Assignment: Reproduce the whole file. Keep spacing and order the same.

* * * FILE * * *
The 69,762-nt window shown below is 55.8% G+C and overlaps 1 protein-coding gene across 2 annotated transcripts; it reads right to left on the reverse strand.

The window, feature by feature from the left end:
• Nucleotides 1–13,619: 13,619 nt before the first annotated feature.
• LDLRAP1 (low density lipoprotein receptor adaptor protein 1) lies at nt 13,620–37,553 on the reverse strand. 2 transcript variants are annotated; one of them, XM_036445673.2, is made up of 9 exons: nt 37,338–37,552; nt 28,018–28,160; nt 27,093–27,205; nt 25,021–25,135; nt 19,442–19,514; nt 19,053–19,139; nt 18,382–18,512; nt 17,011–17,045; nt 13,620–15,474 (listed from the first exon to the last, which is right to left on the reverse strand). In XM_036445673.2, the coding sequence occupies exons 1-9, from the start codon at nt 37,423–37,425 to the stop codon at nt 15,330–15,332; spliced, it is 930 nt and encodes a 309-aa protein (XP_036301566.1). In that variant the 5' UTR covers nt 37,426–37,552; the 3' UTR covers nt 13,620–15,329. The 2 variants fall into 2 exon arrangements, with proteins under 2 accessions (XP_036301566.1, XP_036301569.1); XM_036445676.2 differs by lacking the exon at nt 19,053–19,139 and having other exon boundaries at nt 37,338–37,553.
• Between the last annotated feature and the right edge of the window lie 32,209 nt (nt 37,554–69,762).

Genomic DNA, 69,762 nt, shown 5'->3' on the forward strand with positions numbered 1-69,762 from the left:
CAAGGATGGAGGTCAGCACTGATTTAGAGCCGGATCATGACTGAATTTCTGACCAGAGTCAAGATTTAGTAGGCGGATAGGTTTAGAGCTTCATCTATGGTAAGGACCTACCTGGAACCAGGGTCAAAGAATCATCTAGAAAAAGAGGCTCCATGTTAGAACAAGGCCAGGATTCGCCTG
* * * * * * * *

The 69,762-nt window shown below is 55.8% G+C and overlaps 1 protein-coding gene across 2 annotated transcripts; it reads right to left on the reverse strand.

The window, feature by feature from the left end:
• Nucleotides 1–13,619: 13,619 nt before the first annotated feature.
• LDLRAP1 (low density lipoprotein receptor adaptor protein 1) lies at nt 13,620–37,553 on the reverse strand. 2 transcript variants are annotated; one of them, XM_036445673.2, is made up of 9 exons: nt 37,338–37,552; nt 28,018–28,160; nt 27,093–27,205; nt 25,021–25,135; nt 19,442–19,514; nt 19,053–19,139; nt 18,382–18,512; nt 17,011–17,045; nt 13,620–15,474 (listed from the first exon to the last, which is right to left on the reverse strand). In XM_036445673.2, the coding sequence occupies exons 1-9, from the start codon at nt 37,423–37,425 to the stop codon at nt 15,330–15,332; spliced, it is 930 nt and encodes a 309-aa protein (XP_036301566.1). In that variant the 5' UTR covers nt 37,426–37,552; the 3' UTR covers nt 13,620–15,329. The 2 variants fall into 2 exon arrangements, with proteins under 2 accessions (XP_036301566.1, XP_036301569.1); XM_036445676.2 differs by lacking the exon at nt 19,053–19,139 and having other exon boundaries at nt 37,338–37,553.
• Between the last annotated feature and the right edge of the window lie 32,209 nt (nt 37,554–69,762).

Genomic DNA, 69,762 nt, shown 5'->3' on the forward strand with positions numbered 1-69,762 from the left:
CAAGGATGGAGGTCAGCACTGATTTAGAGCCGGATCATGACTGAATTTCTGACCAGAGTCAAGATTTAGTAGGCGGATAGGTTTAGAGCTTCATCTATGGTAAGGACCTACCTGGAACCAGGGTCAAAGAATCATCTAGAAAAAGAGGCTCCATGTTAGAACAAGGCCAGGATTCGCCTG